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2008-09-03 11:28:43
2008-09-03 11:28:43

The adjective in that sentence is "beautiful". An adjective is used to desciribe a noun. The noun in the sentence is "gift".

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2020-06-02 10:08:54
2020-06-02 10:08:54

Doing word

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Related Questions



Weak is an adjective in that sentence. It describes the noun "answer".


Gave is a verb, not an adjective. An adjective is a word that describes a verb. In the sentence "I ran quickly.", quickly would be an adverb because it's describing the verb "ran".


The object pronoun is us, the indirect object of the verb 'gave'.The personal pronoun 'they' is the subject of the sentence.The possessive adjective 'your' describes the noun 'books'.The possessive adjective 'his' describes the noun 'CDs'.


Stern can be an adjective. Stern serves as an adjective in the following sentence. Mark gave Jake a stern gaze. Stern is also a noun. It is a part of a boat.


The pronoun in the sentence is her, a possessive adjective describing the book as 'belonging to her'.


It is an adjective ! Sentence -- "Mitch gave too blunt of an answer to Dinie Slothouber's request".


Well, it depends, if you just used the word valentine in a sentence such as this: He gave me a beautiful valentine. The word valentine would be used as a noun, but if you said valentine's day in a sentence such as this: Happy valentine's day! Then it would be an adjective because it is describing what kind of day it was. I hope that helped! :)


'Set' as a noun: She gave me a beautiful set of dishes.


He gave a wistful smile as we talked about our university days. (adjective)He smiled wistfully as we talked. (adverb)


Contemptuous is an adjectiveShe gave him a contemptuous look


No. Gave is the past tense of the verb give.


A = article certain = man man = subject, common noun gave = verb a = article great = adjective supper = noun, direct object


As a noun: The external gave it a hand made look.As an adjective: His external gruffness is just covering his softer side.


The only way i would think of saying it would be: His responsiveness towards the question was even quicker than mine. I hope that works, see responsive is an adjective, and responsiveness is the noun for that, and in the sentence i just gave responsiveness is acting like a noun, with his acting as an adjective.


As a noun: He worked for many years to achieve excellence in his craft.As a noun: The teacher appreciated her excellence in school.As an adjective: She was awarded the excellenceprize for photography.As an adjective: The principal gave me an excellence award.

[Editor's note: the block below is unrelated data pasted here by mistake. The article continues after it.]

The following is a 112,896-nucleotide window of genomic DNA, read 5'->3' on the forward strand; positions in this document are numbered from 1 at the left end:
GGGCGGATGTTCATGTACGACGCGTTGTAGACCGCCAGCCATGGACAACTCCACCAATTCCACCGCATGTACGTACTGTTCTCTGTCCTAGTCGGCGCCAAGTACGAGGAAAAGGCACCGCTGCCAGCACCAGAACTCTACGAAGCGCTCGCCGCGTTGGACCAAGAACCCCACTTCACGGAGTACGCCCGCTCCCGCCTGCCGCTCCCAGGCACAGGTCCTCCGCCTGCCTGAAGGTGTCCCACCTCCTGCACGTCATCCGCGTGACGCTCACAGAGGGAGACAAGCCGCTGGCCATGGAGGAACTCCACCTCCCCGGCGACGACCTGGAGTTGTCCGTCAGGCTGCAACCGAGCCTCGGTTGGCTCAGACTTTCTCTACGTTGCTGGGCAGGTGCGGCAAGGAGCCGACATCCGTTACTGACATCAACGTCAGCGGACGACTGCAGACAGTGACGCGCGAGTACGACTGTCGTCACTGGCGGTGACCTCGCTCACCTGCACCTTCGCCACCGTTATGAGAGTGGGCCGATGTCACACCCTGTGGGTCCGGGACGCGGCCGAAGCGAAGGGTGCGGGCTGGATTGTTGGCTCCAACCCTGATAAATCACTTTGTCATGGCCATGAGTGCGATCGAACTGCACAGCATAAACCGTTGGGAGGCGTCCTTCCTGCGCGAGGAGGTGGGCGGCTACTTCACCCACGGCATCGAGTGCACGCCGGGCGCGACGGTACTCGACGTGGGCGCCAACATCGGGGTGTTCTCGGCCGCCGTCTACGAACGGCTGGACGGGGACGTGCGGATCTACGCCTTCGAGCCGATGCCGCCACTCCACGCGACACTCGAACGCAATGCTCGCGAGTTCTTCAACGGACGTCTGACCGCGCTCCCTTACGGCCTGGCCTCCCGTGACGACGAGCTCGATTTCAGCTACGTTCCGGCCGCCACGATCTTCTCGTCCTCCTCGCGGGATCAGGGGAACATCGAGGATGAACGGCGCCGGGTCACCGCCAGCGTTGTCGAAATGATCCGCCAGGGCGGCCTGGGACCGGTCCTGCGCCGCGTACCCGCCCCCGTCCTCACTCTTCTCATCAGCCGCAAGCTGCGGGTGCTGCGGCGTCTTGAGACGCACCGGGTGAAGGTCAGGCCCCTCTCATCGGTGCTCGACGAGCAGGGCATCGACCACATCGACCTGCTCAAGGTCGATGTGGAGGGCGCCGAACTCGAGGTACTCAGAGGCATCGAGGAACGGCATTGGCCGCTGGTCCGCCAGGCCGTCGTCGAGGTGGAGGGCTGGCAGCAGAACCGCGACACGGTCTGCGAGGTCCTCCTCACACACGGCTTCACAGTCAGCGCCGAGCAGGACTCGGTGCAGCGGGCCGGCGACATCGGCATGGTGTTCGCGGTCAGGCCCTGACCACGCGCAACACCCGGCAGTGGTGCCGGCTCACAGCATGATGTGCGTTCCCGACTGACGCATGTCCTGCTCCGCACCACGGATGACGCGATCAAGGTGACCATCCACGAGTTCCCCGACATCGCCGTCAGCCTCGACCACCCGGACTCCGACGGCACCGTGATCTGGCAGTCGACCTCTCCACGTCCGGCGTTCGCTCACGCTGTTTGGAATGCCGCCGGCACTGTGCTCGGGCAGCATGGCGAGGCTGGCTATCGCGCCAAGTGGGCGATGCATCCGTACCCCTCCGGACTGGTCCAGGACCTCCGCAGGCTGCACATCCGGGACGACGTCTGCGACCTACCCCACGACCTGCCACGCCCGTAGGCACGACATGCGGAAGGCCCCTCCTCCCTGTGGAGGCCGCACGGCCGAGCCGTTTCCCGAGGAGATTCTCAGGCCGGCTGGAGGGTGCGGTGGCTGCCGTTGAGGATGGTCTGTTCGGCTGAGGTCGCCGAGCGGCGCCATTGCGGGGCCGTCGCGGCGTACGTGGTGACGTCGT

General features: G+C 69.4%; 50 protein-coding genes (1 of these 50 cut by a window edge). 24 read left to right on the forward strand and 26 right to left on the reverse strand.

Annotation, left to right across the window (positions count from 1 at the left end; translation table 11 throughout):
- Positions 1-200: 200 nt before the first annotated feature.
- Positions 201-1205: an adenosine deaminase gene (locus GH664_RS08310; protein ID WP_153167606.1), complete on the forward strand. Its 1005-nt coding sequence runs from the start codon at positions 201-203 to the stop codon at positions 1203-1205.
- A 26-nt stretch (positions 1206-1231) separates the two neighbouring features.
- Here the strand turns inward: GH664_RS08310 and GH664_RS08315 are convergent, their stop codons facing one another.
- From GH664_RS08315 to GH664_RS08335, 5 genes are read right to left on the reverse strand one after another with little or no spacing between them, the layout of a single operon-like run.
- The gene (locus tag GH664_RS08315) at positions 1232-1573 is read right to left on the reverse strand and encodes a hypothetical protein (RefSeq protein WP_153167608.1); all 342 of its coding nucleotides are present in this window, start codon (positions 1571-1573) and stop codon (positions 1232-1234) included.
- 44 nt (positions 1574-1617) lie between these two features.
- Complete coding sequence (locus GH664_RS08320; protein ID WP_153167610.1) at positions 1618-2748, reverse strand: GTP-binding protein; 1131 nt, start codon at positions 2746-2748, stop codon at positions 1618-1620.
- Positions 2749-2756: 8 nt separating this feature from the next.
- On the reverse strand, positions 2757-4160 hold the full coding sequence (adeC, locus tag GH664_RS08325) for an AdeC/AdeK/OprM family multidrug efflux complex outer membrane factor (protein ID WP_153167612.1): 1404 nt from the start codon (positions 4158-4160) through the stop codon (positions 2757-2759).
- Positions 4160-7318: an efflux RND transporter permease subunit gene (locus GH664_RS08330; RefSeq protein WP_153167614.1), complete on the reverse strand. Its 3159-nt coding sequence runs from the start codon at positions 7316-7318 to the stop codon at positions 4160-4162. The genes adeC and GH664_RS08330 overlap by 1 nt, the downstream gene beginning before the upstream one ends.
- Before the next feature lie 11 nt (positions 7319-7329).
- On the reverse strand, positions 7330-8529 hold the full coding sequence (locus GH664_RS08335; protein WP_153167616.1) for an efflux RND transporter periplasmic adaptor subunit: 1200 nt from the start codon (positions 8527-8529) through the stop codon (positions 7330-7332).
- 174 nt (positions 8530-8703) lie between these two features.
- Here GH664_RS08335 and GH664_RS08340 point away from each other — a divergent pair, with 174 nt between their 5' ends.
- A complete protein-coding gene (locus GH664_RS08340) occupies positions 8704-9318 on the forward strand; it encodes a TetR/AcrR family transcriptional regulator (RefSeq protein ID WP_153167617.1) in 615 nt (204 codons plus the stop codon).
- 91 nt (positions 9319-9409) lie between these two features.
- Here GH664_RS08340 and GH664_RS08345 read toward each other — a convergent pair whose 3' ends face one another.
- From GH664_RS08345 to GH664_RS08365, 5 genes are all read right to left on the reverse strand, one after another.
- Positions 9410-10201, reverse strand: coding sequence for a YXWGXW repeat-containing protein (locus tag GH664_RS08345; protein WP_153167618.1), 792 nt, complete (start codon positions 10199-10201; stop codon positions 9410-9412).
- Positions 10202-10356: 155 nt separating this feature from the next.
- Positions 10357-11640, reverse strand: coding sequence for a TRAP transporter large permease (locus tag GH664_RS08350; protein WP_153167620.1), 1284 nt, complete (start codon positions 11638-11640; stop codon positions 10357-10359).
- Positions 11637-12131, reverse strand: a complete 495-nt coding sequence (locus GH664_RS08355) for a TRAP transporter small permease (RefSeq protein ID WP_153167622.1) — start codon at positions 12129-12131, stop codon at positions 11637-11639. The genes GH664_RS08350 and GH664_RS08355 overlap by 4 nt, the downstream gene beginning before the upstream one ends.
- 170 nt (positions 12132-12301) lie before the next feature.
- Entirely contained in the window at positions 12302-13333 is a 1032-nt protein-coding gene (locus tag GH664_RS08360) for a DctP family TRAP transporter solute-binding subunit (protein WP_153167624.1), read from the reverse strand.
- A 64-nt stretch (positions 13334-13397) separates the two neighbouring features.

"Comprehensible" is the adjective form of comprehension. The student gave comprehensible answers.


Octavian gave Cleopatra a beautiful funeral. According to Plutarch,"...he gave orders that her body should be buried with that of Antony in splendid and regal fashion."


He gave her his heart. She gave him a cold shoulder.


She only gave the clothes a cursory look knowing she couldn't afford them. The word cursory is an adjective. You could also use the word casual.


"Her impressionist style paintings hung up on her beautifully painted walls gave all her guests great aesthetic pleasure." (Aesthetic is an adjective)



No, the word 'larger' is the comparative form of the adjective large (larger, largest). An adjective is a word used to describe a noun.A pronoun is a word that takes the place of a noun in a sentence; for example:"Jack got a larger bicycle for his birthday. He gave his old bicycle to his smaller cousin."The pronoun 'he' takes the place of the noun 'Jack' in the second sentence.The adjective 'larger' describes the noun 'bicycle'.


No. It is an adjective.An adverb is a descriptive word that modifies a verb. 'Unfamiliar' does not modify a verb (e.g. the sentence "Dave unfamiliar glanced at Karen, who scowled" does not make sense, because 'unfamiliar' isn't an adverb), and therefore is not an adverb. In a sentence that uses 'unfamiliar': "Dave gave Karen an unfamiliar glance," 'unfamiliar' is modifying 'glance,' a noun, not 'gave,' the verb. Therefore, one may conclude that 'unfamiliar' is an adjective, not an adverb.


Yes, her can be an adjective if it is acting as a possessive pronoun. For example, "She gave me her coat." Her is describing who's coat it is.



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